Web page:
Patagium

Definitions

  • Webster's Revised Unabridged Dictionary
    • Patagium (Anat) In bats, an expansion of the integument uniting the fore limb with the body and extending between the elongated fingers to form the wing; in birds, the similar fold of integument uniting the fore limb with the body.
    • Patagium (Zoöl) One of a pair of small vesicular organs situated at the bases of the anterior wings of lepidopterous insects. See Illust. of Butterfly.
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Century Dictionary and Cyclopedia
    • n patagium In zoology: The extensible fold of skin of a flying mammal or reptile; the expansion of the integument of the trunk and limbs or tail, or both of these, by which bats, flying-lemurs, flying-squirrels, flying-opossums, and flying-lizards support themselves in the air. Except in the bats, the patagium does not form a wing, and the progress of the animal through the air is not a true flight, but only a greatly protracted leap. In bats the membranous expansion is stretched chiefly between the enormously lengthened digits of the hand; in the case of the other mammals named, the patagium is for the most part a fold of the common integument of the body, stretched from the fore to the hind limb. The patagia of the pterodactyls or extinct flying reptiles were wings, constructed upon lengthened digits, much like those of bats. The case is different with the flying-lizards of the present day, in which the patagium is stretched upon extended ribs. See cut at dragon. Also called parachute.
    • n patagium The fold of integument which occupies the reëntrant angle between the upper arm and the forearm of a bird, bringing the fore border of the wing to a smooth straightish free edge when the wing is closed. The tensor patagii is a muscle which puts this patagium upon the stretch.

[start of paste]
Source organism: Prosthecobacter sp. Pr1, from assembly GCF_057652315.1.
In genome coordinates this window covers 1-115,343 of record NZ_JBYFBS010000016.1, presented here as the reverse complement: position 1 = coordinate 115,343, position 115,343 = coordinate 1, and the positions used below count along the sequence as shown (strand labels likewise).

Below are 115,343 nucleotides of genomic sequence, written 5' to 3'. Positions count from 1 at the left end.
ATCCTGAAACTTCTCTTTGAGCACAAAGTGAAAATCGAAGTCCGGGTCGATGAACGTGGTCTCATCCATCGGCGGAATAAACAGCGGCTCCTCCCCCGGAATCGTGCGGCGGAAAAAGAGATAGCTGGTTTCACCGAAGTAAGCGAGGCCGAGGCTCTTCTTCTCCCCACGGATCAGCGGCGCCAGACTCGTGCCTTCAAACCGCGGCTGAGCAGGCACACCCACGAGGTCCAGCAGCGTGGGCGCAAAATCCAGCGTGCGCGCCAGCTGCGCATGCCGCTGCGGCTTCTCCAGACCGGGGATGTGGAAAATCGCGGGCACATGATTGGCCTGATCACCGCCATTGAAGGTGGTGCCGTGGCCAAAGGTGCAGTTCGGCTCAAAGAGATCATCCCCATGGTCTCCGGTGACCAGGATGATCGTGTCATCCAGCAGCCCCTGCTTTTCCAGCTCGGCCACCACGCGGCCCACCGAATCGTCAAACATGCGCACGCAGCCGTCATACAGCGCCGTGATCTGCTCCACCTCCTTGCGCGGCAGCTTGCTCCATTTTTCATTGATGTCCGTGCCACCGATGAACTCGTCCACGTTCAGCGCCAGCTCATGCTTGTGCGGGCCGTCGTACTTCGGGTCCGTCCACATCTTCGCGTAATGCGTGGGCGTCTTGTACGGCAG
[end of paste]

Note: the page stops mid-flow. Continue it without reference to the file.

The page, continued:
• n patagium In entomology, one of a pair of chitinous scales affixed to the sides of the pronotum of lepidopterous insects, just behind the head, usually covered with long scales or hairs; a shoulder-tippet. Compare tegula.
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Chambers's Twentieth Century Dictionary
    • n Patagium pat-ā-jī′um the wing-membrane of a bat, &c.: the parachute of a flying squirrel, &c.: the fold of integument between the upper arm and the forearm of a bird: one of the scales affixed to the pronotum of lepidopterous insects—the tegula.
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Etymology

Webster's Revised Unabridged Dictionary
L., an edge or border
Chambers's Twentieth Century Dictionary
L., 'a gold edging.'

Usage

In literature:

As in all flying squirrels, the four legs were connected by a sheet of skin called the "patagium" which is continuous with the body.
"Camps and Trails in China" by Roy Chapman Andrews and Yvette Borup Andrews
On the misuse of the terms parapteron, hypopteron, tegula, squamula, patagium and scapula.
"Handbook of Medical Entomology" by William Albert Riley
The cartilage, moreover, which supports the patagium springs from the elbow.
"The Cambridge Natural History, Vol X., Mammalia" by Frank Evers Beddard
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